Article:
Two things are happening simultaneously. We’re all getting more needy about individual relationships while we’re also feeling increasingly isolated and alone. This is largely because we live in a culture of “I” and that culture isn’t about creating a rewarding life, it was formed by capitalism to create the value of wealth.
You have taken in a fantastic amount of advertising in your lifetime and all of it has centered on you. It’s told you that your car is important, that your clothing and your phone are important, and that your life choices are important, including your romantic partner.
Everything connected to you is important and advertising made a lot of promises about how great your life was going to be by honouring yourself with these worthy purchases. It would be the car and the phone and the beer and vacation choices that would lead you to your perfect mate. Right?
First off, that’s putting way too much pressure on the mate. You will never be anyone’s everything and they won’t ever be yours. That’s for posters for 14 year old girls walls. Relationships aren’t cosmic glue. Healthy ones are more like two fish choosing to swim alongside each other. In the real world we’re all just individual personalities cooperating to form a groups. Sometimes those groups are very large, and sometimes they are only two people.
We named those two-person groups marriages, and because they have that name we expected them to last forever when in fact that may not be the healthiest choice for either individual. This is one of the many ways that we trap our humanity with words. Marriage becomes a corral that can variably be a safe haven or a hell hole depending on what’s happening.
Because we’re so individualistic, less and less do we see our groups as defining us. Cultures fade and change as people move around the globe and intermarriages happen. Instead we are defined by our partner. For many men it will be the woman’s beauty, and for many women it will be the man’s wealth or power or even beauty.
If that becomes the world’s metric, then having no partner is a complete failure. And the better the partner is in advertising terms, the better you think your whole life will look. We can see this illustrated by the fact that people will say about a friend that they “could have done better.”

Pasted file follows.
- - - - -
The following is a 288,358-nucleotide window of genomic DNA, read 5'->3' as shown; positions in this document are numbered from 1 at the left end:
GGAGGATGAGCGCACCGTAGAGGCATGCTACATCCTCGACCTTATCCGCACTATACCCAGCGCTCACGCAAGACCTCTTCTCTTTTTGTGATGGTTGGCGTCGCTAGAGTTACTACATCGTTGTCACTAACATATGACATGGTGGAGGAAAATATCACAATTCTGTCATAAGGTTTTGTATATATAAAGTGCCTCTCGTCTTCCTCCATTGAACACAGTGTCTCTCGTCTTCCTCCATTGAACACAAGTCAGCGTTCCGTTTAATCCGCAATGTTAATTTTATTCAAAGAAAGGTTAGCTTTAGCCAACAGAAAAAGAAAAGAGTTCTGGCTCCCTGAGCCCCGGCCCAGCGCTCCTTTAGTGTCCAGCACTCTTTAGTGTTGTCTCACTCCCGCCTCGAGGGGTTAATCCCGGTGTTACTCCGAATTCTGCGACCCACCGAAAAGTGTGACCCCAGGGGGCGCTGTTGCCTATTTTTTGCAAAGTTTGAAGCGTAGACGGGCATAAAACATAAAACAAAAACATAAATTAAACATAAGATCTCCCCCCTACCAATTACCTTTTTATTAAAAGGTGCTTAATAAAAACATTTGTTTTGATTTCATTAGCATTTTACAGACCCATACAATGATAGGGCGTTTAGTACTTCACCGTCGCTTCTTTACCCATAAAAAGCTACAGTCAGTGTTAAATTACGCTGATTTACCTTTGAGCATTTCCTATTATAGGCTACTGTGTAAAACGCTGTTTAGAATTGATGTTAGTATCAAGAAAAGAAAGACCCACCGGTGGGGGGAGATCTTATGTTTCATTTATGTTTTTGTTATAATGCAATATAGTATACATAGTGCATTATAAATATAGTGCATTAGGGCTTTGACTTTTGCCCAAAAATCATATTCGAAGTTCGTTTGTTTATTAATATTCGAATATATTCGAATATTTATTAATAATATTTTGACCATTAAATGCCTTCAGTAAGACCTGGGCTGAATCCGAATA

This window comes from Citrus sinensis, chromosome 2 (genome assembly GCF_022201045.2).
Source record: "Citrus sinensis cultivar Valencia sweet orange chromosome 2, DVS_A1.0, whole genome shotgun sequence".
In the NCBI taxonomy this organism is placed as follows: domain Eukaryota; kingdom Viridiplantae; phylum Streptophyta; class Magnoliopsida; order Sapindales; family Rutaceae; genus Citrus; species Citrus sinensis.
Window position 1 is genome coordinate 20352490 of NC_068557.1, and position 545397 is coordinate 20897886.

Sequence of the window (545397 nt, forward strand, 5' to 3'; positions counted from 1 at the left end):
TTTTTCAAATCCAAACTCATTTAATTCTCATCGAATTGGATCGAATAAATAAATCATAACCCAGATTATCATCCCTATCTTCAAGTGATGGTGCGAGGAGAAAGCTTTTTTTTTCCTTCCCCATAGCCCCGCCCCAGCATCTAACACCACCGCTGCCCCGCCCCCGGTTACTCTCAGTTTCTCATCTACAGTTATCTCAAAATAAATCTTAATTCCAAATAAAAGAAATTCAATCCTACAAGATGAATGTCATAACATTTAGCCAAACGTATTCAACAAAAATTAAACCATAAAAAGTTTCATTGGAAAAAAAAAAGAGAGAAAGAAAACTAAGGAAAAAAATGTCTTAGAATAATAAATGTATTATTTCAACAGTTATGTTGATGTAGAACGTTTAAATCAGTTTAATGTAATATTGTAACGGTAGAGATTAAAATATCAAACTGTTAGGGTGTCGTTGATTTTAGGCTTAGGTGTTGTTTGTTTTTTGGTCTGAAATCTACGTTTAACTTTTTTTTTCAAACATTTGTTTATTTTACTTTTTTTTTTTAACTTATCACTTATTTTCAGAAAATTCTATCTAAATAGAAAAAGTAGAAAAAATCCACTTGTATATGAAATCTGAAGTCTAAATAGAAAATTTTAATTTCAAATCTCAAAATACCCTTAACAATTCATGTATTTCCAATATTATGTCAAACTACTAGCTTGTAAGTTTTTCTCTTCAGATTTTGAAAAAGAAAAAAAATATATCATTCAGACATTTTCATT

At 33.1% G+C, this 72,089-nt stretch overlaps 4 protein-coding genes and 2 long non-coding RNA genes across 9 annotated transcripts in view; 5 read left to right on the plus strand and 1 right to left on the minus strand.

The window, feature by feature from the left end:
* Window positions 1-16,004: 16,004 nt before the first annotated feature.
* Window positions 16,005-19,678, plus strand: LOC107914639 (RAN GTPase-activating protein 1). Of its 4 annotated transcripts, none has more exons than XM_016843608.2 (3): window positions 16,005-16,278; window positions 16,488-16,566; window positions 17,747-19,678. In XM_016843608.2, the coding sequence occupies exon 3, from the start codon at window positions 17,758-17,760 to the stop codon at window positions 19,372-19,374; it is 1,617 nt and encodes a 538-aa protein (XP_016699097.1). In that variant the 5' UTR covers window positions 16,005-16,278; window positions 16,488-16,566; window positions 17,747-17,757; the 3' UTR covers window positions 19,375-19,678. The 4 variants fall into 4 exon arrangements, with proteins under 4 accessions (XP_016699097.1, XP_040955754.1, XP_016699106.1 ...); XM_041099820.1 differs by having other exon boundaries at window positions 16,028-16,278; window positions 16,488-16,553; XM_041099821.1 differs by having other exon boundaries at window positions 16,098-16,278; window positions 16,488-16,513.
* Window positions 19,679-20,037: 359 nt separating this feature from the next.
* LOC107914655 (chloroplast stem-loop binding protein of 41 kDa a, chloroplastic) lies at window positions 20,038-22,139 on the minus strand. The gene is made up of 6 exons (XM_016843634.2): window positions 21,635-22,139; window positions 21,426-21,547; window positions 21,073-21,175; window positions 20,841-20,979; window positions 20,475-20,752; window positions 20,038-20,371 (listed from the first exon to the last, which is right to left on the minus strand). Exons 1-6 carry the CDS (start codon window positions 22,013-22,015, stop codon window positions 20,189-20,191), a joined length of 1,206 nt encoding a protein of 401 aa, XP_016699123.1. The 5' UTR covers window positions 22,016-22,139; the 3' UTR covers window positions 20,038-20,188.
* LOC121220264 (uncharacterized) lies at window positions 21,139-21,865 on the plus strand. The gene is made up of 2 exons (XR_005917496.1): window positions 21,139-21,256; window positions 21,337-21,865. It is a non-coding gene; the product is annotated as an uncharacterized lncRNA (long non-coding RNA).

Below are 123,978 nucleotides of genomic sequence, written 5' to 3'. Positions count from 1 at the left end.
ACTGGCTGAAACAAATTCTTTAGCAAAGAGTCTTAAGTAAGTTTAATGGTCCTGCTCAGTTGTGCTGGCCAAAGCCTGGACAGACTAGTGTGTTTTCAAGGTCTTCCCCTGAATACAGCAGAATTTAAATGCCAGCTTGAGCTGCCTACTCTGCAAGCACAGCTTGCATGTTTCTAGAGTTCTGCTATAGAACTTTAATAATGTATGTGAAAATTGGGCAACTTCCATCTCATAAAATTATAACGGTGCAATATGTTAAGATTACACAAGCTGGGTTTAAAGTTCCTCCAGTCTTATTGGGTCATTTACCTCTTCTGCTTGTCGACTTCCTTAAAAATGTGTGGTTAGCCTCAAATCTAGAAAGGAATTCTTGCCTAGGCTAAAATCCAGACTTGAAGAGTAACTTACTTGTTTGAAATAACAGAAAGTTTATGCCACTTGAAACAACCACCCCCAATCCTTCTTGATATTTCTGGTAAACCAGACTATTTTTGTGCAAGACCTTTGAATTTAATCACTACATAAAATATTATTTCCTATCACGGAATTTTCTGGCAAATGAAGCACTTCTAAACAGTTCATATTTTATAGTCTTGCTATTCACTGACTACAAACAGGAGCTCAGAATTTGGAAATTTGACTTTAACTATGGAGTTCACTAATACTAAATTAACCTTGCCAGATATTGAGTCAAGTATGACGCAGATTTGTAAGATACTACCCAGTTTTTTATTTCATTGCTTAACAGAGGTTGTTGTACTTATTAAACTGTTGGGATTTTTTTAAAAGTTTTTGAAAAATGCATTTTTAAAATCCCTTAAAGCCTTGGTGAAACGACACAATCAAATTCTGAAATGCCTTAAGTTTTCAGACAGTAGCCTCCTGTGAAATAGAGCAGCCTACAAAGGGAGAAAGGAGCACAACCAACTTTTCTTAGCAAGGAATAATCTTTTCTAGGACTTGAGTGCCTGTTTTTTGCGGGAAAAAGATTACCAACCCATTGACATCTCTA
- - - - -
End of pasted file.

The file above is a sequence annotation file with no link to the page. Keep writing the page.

By what margin do we think we can judge a thing by just looking at it? What percentage of that relationship is visible? And so the value the individual sees in their own partner is seen as less important than the value their partner expresses to other people. So you’re not supposed to pick someone that brings happiness into your life, you’re supposed to pick someone that your friends will anoint as a ‘good catch.’ It’s not about being happy. It’s about being seen to be “doing well.’
Relationships do not define us. You can still have an important social life, sexual life and even be a parent and still not necessarily be in a relationship. Too many people have been convinced that there is a hole in their life that must be filled and that hole is singledom. There is nothing wrong with being single. You are not incomplete without a relationship but it will feel that way if you think that way.
Whether it’s finances or housework or raising kids, if every time you do something you tell yourself how much easier it would be if you were with someone else, then that’s not an expression of a missing romantic relationship, it’s an expression that we’re tribal creatures and that our lives that are too isolated from one another. You don’t need a person, but you do need people.
Your joy comes from inside of you. A relationship doesn’t turn on some faucet of happiness. If you weren’t happy without a relationship then the odds are overwhelming that you won’t be happy in one either. Because that’s where the pressure comes from; we think the happiness comes from the circumstances and not our attitude about those circumstances. So we change the external details and then we blame others when we don’t get magical results.
Stop thinking that your joy is a job away, a city away, relationship away. Happiness is an inside job and as long as you think that there is something missing there will always be a sense that something is missing. Fortunately, the same goes for feeling complete. So why don’t we all just do that instead? Because it’s the exact same motion we’re already doing, just in the opposite direction.
If you’re sad the great news is that you had a ton to do with you being sad. So all you have to do is understand how you did that, and then use the same skill to make yourself happy instead. And you definitely don’t need a relationship to accomplish that.
Now go have yourself an awesome day.
A serious childhood brain injury lead Scott to spend his entire life meditating on the concepts of thought, consciousness, reality and identity. It made others as strange to him as he was to them. When he realized people were confused by their own over-thinking, Scott began teaching others to understand reality. He is currently CBC Radio Active’s Wellness Columnist, as well as a writer, speaker and mindfulness instructor based in Edmonton, AB where he still finds it strange to write about himself in the third person.